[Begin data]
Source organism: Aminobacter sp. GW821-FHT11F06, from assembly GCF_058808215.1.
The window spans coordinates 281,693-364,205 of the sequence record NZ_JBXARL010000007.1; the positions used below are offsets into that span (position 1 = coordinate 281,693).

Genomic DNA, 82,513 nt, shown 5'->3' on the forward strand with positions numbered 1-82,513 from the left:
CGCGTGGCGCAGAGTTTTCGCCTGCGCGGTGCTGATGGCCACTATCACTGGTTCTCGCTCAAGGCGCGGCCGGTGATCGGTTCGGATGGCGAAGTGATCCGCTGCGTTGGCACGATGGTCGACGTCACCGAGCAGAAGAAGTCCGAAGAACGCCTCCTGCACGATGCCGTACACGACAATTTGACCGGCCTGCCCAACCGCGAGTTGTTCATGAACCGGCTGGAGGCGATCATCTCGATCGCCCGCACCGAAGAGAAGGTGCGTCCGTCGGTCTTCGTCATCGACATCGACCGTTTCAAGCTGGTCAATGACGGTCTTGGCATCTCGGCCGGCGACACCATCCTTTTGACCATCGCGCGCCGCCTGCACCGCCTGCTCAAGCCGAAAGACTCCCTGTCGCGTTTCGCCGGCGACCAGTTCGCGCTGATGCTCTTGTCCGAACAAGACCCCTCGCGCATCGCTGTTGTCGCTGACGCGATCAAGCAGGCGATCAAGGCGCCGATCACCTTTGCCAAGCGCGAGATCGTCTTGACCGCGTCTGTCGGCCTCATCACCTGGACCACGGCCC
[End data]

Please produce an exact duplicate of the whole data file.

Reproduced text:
Source organism: Aminobacter sp. GW821-FHT11F06, from assembly GCF_058808215.1.
The window spans coordinates 281,693-364,205 of the sequence record NZ_JBXARL010000007.1; the positions used below are offsets into that span (position 1 = coordinate 281,693).

Genomic DNA, 82,513 nt, shown 5'->3' on the forward strand with positions numbered 1-82,513 from the left:
CGCGTGGCGCAGAGTTTTCGCCTGCGCGGTGCTGATGGCCACTATCACTGGTTCTCGCTCAAGGCGCGGCCGGTGATCGGTTCGGATGGCGAAGTGATCCGCTGCGTTGGCACGATGGTCGACGTCACCGAGCAGAAGAAGTCCGAAGAACGCCTCCTGCACGATGCCGTACACGACAATTTGACCGGCCTGCCCAACCGCGAGTTGTTCATGAACCGGCTGGAGGCGATCATCTCGATCGCCCGCACCGAAGAGAAGGTGCGTCCGTCGGTCTTCGTCATCGACATCGACCGTTTCAAGCTGGTCAATGACGGTCTTGGCATCTCGGCCGGCGACACCATCCTTTTGACCATCGCGCGCCGCCTGCACCGCCTGCTCAAGCCGAAAGACTCCCTGTCGCGTTTCGCCGGCGACCAGTTCGCGCTGATGCTCTTGTCCGAACAAGACCCCTCGCGCATCGCTGTTGTCGCTGACGCGATCAAGCAGGCGATCAAGGCGCCGATCACCTTTGCCAAGCGCGAGATCGTCTTGACCGCGTCTGTCGGCCTCATCACCTGGACCACGGCCC